CBD in Australia: Industry body calls for monograph adoption to aid supplement use

By Tingmin Koe contact

- Last updated on GMT

Australia's regulator, the Therapeutic Goods Administration, is reviewing existing rules on cannabidiol (CBD) use. © Getty Images
Australia's regulator, the Therapeutic Goods Administration, is reviewing existing rules on cannabidiol (CBD) use. © Getty Images

Related tags: Cbd, Australia, THC

Supplements containing cannabidiol (CBD) should be made available in health foods stores in Australia, trade body Complementary Medicines Australia (CMA) has said as the country’s regulator reviews existing rules.

Cannabis currently falls under two schedules of the Poisons Standard in Australia: Schedule 4 as a prescription only medicine, and Schedule 8 as a controlled substance.

The country’s regulator Therapeutic Goods Administration (TGA) announced the proposal to down-schedule CBD to a schedule 3 substance late last month. 

This move will not allow CBD in supplements but will allow it to be sold as a medicine available upon the pharmacist’s advice.

However, at the same time, The TGA has received a separate proposal from a private applicant who called for CBD products to be sold over the counter from any retailer or any health care professional.

TGA has opened a public consultation for both proposals which will end on May 22.

CMA said while it welcomed TGA’s move as “a good first step”, ​it also hoped to see greater consumer access to CBD products containing therapeutic doses of tetrahydrocannabinol (THC) in health foods stores.

Therefore, it is calling for a ‘pathway approach’ to make CBD an AUST-listed, unscheduled substance, backed by information from efficacy monographs in other nations.

Carl Gibson, CEO of CMA told NutraIngredients-Asia​ that an efficacy monograph would enable firms to develop more effective CBD products.

The World Health Organisation (WHO) has recommended that preparations containing CBD with no more than 0.2% THC should not be placed under international drug control.

“However, oddly enough, the low dose of 0.2% THC makes it difficult to make an efficacy claim to list it as an Australian complementary medicine.

“If we are able to get the TGA to agree on the monograph, where the products have to conform to certain dosages etc, then there will be no issue about the quality and safety, making it more widely available,” ​Gibson said.

The industry body plans to reference the existing CBD-related efficacy monographs from TGA’s comparable overseas regulators, such as those from Health Canada and the US Pharmacopoeia.  

Politician and consumer driven

The re-assessment of the current CBD framework was driven by both politicians and consumers, CMA said.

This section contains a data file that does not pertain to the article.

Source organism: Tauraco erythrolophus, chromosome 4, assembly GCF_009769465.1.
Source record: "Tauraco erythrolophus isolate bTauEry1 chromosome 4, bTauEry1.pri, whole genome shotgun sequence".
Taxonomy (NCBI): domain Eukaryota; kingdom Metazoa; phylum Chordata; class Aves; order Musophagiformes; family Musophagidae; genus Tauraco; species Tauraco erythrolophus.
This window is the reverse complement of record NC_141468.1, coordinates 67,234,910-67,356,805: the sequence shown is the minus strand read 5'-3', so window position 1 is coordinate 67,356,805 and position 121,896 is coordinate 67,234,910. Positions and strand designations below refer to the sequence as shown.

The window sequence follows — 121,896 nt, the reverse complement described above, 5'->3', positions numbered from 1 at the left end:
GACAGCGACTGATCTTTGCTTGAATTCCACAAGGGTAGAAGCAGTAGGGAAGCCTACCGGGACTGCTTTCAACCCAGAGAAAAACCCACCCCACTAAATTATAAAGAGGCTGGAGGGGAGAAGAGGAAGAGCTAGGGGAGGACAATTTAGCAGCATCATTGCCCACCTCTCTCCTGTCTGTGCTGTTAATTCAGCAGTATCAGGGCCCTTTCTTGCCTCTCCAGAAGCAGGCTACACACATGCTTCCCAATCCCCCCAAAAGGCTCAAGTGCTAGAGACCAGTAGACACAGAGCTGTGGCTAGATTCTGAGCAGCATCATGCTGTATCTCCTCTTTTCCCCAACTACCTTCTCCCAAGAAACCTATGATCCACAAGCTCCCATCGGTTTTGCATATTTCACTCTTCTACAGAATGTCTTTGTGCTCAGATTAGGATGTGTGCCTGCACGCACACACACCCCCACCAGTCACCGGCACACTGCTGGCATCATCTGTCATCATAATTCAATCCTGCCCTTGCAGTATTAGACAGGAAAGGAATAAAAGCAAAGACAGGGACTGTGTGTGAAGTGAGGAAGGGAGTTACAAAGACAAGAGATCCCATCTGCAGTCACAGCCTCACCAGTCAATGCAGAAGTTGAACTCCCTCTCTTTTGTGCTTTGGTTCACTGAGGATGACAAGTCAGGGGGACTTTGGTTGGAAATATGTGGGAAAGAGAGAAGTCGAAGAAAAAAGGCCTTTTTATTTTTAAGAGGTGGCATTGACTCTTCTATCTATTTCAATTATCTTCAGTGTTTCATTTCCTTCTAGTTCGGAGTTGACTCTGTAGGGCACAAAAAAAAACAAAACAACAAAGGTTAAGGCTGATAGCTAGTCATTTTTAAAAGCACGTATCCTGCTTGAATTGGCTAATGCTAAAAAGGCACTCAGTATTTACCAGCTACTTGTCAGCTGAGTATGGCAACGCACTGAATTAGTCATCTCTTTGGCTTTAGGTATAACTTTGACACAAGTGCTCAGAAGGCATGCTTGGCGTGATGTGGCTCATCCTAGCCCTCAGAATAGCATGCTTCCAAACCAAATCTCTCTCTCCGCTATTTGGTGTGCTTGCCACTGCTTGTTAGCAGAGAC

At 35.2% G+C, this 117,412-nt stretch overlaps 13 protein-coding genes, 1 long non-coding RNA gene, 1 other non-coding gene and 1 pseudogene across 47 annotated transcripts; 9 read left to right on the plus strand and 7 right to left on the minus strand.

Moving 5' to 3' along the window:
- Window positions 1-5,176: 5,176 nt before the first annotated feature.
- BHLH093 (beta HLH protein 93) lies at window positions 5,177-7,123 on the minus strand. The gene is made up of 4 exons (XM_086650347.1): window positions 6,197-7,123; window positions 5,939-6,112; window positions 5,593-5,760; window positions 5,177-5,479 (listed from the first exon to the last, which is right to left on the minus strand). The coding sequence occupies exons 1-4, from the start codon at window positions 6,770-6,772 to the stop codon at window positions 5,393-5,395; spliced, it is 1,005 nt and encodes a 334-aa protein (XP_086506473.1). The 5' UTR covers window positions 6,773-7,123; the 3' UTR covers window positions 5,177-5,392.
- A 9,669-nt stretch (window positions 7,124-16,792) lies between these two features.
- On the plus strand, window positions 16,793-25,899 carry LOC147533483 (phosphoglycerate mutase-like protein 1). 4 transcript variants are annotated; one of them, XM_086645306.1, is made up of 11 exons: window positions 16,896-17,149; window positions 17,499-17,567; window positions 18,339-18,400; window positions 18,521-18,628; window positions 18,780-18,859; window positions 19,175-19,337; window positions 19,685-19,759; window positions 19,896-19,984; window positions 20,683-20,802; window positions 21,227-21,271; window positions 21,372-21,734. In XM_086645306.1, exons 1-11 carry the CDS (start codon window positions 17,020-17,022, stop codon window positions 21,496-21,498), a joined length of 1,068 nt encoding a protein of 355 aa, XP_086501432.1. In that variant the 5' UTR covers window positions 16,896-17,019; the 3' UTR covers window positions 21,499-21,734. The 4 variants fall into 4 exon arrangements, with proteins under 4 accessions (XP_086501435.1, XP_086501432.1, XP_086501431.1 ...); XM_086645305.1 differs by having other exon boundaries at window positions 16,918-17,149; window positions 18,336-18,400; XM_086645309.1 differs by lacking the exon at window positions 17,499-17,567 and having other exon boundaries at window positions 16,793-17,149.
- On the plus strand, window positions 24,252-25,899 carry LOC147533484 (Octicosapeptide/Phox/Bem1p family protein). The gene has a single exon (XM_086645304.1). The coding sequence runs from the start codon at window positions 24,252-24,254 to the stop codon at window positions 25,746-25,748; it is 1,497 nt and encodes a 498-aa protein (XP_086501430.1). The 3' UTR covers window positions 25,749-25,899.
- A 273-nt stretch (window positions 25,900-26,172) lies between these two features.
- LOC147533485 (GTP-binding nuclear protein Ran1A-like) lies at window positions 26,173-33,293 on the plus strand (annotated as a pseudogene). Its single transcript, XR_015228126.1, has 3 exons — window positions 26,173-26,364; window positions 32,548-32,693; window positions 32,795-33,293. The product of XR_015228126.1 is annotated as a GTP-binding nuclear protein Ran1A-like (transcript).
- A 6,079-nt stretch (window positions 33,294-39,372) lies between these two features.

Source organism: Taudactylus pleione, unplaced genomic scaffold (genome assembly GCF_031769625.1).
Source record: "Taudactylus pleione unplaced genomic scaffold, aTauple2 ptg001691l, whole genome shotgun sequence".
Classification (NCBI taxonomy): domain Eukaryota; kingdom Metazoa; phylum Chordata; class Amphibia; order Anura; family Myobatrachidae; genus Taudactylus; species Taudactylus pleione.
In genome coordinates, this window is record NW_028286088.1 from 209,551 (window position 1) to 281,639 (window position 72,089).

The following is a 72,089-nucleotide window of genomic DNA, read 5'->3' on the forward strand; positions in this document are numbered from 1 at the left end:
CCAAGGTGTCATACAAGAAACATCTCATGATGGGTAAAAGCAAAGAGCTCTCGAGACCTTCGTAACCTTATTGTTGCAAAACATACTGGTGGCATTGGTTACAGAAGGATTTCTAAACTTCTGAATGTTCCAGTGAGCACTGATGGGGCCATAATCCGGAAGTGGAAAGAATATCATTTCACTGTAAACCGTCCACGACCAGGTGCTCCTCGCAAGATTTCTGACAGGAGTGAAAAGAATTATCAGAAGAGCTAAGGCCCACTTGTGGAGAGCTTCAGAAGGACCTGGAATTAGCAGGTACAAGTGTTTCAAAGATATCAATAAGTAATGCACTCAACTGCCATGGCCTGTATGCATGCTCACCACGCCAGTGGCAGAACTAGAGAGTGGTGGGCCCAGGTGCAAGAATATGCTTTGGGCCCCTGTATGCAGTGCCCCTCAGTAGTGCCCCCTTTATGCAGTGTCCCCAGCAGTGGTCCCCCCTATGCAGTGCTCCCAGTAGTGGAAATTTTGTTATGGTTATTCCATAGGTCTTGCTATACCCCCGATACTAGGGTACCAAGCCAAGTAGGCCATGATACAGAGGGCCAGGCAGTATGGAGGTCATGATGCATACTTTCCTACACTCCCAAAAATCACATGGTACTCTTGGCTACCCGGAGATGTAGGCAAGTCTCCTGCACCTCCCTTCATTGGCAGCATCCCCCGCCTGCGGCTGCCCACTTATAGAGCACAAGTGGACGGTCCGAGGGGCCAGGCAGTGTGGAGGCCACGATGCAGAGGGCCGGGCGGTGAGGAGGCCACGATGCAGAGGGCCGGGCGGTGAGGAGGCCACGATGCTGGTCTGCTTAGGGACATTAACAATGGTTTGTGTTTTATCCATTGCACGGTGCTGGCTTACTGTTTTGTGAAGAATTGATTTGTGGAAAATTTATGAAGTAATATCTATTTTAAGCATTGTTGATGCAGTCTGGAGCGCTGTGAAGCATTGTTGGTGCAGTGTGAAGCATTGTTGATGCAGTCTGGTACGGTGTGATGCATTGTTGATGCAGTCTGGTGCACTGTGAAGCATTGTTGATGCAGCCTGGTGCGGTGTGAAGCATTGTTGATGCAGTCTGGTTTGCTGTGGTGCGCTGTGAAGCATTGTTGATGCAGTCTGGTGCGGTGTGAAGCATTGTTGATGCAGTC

Last November, the senate made an inquiry into the “Current barriers to patient access to medicinal cannabis” to the Senate Community Affairs References Committee.

One of the 20 recommendations​ that the committee had made, was thus for the TGA to relook the existing framework.

“The committee recommends that the Therapeutic Goods Administration, as a matter of priority, conduct broad public consultation on the future scheduling of cannabidiol and other non-psychoactive cannabinoids,” ​it said.

On the consumer front, Gibson said that parents with children suffering from epilepsy have been calling for wider access to CBD products.

“Quite a lot of parents have been calling in to the top radio shows to put pressure on access to CBD oil, medicinal cannabis to help with epilepsy, pain relief and a range of issues because CBD is tightly controlled.”

The wider availability of CBD products will also help bring down cost – which the inquiry committee had recognised as a key problem.

Less than 5% of CMA’s 152 members are involved in CBD business, Gibson said when asked.  

Safety review

In its proposal, TGA said that the maximum recommended daily dose of CBD must not exceed 60mg.

The suggestion was made based on its document ‘Safety of low dose cannabidiol’​, which stated that low doses of CBD at less than 60mg/day could have possible use for management of chronic and generalised pain.

“Cannabidiol in less than or equal to 1 mg/kg/day (up to ~60 mg/day) has possible utility in the management of chronic and generalised pain of broad aetiologies through both systemic and localised administration and in anxiety and insomnia,”​ TGA said in the document.

It added that plant-derived CBD is present only as the (-) CBD enantiomer. As such it has low affinity for CB1 and CB2 receptors and is thus not psychoactive.

However, there are some side effects reported with CBD use, including tiredness, diarrhoea, changes in appetite and weight, transaminase elevations, sedation, sleep disturbances, and infection.

Since there is limited evidence involving children, the TGA has proposed to restrict low dose CBD use to adults over 18 years old.

Domestic Vs International

There are seven medicines currently active on the Australian Register of Therapeutic Goods (ARTG) containing CBD as an active ingredient as of April 16.  

A search on the ARTG shows that the products are mostly from Little Green Pharma and while one is from GD Pharma. All the seven products are for export only.

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